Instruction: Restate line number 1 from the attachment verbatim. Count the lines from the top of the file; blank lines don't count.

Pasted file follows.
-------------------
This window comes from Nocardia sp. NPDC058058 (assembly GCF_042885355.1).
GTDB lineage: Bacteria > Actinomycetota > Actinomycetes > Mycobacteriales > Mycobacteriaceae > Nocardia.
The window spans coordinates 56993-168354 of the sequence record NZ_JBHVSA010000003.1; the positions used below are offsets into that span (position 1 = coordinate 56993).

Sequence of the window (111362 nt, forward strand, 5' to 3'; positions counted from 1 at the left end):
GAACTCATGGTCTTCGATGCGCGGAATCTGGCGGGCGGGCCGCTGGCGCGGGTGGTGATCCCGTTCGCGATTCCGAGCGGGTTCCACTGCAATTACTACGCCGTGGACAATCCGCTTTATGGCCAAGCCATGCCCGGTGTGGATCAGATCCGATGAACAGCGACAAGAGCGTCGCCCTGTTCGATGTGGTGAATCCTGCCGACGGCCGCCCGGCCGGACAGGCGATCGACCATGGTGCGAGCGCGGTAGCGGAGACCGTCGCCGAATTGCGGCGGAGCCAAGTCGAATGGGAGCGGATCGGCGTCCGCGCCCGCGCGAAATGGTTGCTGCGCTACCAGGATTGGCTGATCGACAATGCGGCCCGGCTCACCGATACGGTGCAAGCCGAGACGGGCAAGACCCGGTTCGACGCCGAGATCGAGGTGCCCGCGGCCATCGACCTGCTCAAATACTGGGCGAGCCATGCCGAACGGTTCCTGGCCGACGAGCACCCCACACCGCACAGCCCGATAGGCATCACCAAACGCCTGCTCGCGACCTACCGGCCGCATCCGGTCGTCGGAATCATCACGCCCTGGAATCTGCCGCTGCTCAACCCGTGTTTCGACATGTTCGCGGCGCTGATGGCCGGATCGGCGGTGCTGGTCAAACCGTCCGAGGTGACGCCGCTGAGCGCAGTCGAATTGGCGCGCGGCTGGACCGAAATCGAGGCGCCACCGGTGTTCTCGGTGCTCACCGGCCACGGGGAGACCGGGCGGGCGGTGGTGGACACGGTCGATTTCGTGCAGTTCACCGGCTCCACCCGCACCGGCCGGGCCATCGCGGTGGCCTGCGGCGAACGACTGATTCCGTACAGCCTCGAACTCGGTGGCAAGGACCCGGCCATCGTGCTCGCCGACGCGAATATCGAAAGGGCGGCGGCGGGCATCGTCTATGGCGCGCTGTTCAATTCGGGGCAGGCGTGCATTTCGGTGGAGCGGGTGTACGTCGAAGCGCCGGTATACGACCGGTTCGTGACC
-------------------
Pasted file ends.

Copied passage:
This window comes from Nocardia sp. NPDC058058 (assembly GCF_042885355.1).